Civil rights leader, visiting professor the Rev. James Lawson to give lecture on campus

When the Peace Studies Program announced to its students that there was going to be a special class opportunity this fall, Vanessa Gorski ’14 was intrigued, but initially not too bowled over.

A distinguished visiting professor would be on campus to teach a course titled Nonviolent Struggle. The instructor’s name was the Rev. James Lawson. The name didn’t ring a bell, so naturally Gorski googled him. Then she was bowled over. The visiting professor would be the civil rights leader and tactician who helped make the Freedom Rides happen, the man the Rev. Martin Luther King, Jr. called “the leading theorist and strategist of nonviolence in the world.”

“It was an awesome moment. I thought this is something that I have to do. It was a calling to take this class,” says Gorski, a peace studies major. Now the Medford, Ore. native considers being in Lawson’s class “a true gift.”

And on Tuesday, Nov. 27, beginning at 5:15 p.m., all students and the public are invited to share in that experience when Lawson gives a free lecture in the Fish Interfaith Center, Wallace All Faiths Chapel. The title of Lawson’s talk will be “Rosa Parks, MLK, and 21st Century Struggle.”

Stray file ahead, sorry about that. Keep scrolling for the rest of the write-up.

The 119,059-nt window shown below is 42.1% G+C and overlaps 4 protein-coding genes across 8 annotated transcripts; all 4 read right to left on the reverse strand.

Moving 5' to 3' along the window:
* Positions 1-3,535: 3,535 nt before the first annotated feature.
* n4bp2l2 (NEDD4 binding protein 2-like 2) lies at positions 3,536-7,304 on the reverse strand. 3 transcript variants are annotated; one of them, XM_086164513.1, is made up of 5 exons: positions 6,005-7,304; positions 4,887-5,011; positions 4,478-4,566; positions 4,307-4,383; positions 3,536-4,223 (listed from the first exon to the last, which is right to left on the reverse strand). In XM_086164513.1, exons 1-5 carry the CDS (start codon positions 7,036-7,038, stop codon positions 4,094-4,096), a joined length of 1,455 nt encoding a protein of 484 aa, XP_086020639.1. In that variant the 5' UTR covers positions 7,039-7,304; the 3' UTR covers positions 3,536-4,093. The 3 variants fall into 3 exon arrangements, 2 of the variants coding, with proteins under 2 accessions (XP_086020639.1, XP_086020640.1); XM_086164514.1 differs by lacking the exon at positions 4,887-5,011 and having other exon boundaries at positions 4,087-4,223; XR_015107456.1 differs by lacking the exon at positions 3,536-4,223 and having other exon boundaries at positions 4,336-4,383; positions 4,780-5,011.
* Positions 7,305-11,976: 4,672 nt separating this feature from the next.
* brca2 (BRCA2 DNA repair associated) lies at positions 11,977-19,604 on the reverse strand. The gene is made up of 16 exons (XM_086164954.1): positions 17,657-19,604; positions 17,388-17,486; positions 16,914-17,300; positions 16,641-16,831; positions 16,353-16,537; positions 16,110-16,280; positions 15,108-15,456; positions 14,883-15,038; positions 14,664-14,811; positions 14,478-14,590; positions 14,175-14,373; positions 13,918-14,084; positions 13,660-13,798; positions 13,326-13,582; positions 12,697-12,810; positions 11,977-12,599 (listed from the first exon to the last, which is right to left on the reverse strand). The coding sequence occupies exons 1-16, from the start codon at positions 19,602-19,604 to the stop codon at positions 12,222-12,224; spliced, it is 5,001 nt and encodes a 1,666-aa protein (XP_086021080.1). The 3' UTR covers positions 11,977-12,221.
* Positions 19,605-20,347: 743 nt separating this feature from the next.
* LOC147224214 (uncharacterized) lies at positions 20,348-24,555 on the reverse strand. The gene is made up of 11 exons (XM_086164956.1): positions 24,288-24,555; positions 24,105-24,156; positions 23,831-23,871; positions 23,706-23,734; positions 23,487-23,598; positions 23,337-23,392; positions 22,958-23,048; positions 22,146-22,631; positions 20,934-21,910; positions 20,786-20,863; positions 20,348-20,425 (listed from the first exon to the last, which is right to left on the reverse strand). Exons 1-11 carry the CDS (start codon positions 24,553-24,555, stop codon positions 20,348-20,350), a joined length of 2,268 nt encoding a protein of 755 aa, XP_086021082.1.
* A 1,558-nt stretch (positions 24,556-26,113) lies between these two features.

The talk will focus on part of what he is teaching in the course, which in essence is that nonviolent movements are historically not spontaneous events, but the result of strategic methods, tactics and strategies.

“It is a science of social change, which is what Gandhi called it,” Lawson says. “In my judgment this is an emerging field. The major academic disciplines, the history books, don’t talk about the nonviolent struggles. They talk about the wars, the presidents and the great military victories … It leaves out a major sweep of action.”

Lawson has lectured on campus before, but this is the first time he has taught a course, said Professor Don Will, Ph.D., director of the Peace Studies Program. It is a matchless opportunity for students, Will says.

“In my opinion he is by far the most significant person in the civil rights movement that is still active. Even though people like Jesse Jackson and or Andrew Young occasionally get more attention, Rev. Lawson is a more significant person in terms of the ideology of the movement and nonviolence,” Will says.

Dawn Bonker

Add comment